They’re married! Jessy Hamilton and Adam Steinke are now bound together in Holy Matrimony. The grooms wore matching red masks, a sign of the times in which we live. It was not the celebration they had originally planned, but the joyful Spirit was palpable in the church with Adam and Jessy and their friends Stuart and Sydney, who served as witnesses. And it was felt by the wider community of family and friends who participated through the miracle of Facebook Live. It was a joy and a privilege to be able to celebrate this happy occasion, and to be in the church with a congregation again, even if it was only four people. We wish them a long and happy live together.
As I prepared for the wedding this morning, I realized that it was five years and a day from the Supreme Court ruling that made it possible. I was in Salt Lake City at the Episcopal Church’s General Convention when the ruling legalizing same-sex marriages across the country was announced. For those of us who live in a part of the country that has never willingly expanded civil rights to any marginalized group it was an especially sweet moment. It came to a country that needed something to celebrate as we still reeled from the tragedy of the massacre at Mother Emmanuel Church in Charleston, where a white supremacist killed nine black people gathered at the church for Bible study.
Here is what I wrote to the congregation from Salt Lake City:
“Let the whole world see and know that things which were cast down are being raised up, and things which had grown old are being made new.”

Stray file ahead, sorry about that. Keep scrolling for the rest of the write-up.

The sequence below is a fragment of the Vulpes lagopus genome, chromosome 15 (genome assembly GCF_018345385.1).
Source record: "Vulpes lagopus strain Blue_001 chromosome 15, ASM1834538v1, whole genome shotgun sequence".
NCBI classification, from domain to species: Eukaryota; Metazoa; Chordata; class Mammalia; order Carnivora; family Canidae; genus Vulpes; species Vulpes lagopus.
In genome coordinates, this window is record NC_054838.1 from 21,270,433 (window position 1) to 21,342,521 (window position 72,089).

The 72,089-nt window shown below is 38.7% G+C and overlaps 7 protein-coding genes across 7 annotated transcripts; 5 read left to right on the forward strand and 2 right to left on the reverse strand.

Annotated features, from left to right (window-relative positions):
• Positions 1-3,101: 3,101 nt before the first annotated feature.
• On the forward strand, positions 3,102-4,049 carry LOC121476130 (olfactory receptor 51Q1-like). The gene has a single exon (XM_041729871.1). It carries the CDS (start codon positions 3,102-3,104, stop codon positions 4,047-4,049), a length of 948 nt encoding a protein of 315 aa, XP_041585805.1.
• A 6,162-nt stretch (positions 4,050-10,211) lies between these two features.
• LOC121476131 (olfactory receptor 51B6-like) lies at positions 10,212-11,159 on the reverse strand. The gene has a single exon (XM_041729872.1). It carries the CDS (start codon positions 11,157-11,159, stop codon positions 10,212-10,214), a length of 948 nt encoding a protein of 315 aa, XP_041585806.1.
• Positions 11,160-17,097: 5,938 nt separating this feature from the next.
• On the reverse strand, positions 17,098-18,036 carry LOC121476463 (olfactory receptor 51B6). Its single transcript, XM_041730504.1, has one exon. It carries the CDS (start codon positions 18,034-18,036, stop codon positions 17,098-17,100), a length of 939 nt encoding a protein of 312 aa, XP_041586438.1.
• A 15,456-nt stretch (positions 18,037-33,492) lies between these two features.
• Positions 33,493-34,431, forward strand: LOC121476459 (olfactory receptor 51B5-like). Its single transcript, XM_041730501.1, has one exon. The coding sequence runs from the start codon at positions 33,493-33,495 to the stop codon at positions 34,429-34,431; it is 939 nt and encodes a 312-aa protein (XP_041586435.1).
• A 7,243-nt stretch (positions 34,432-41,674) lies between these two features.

These words are from one of my favorite prayers in our prayer book. We are certainly seeing them come to life this week. In last Sunday’s sermon I shared my deep feelings of despair and hopelessness in the wake of the Charleston massacre, feelings that I know were shared by many of you. That sermon was really a pep talk to myself, a reminder that we must not give in to the evil we deplore, a reminder that even in our darkest days God is with us, a reminder that we must continue to do the good we can do, even when it feels like we are throwing pebbles at a giant.
I could never have predicted on that day the events of this week, events which show the truth of the words of this prayer.
This week we have seen the Confederate flag, a symbol of hatred and racism and the worst evil of this country, being brought down in South Carolina, a sign that black lives matter.
This week we have seen the Supreme Court uphold the Affordable Care Act, making health insurance available to millions of people, a sign that poor lives matter.
This morning we have seen the Supreme Court decree that same-sex marriage is legal all across our nation, a sign that gay lives matter.
Things which had been cast down are being raised up, indeed.
I deeply believe that all of this is the work of the Spirit, God’s resounding word that the evil of Charleston, the evil of racism and injustice is not the final word. And we rejoice.
As we rejoice, we must remember there is still work to be done. But we face the work with renewed hope and vigor, rejoicing in the power of the Spirit. Alleluia. alleluia! Thanks be to God!
Five years later there is still work to be done, as has been sadly evident in the past weeks. But it’s important not to overlook the moments of love and hope, the moments when good triumphs, the moments like this morning’s marriage of Adam and Jessy.
Thanks be to God!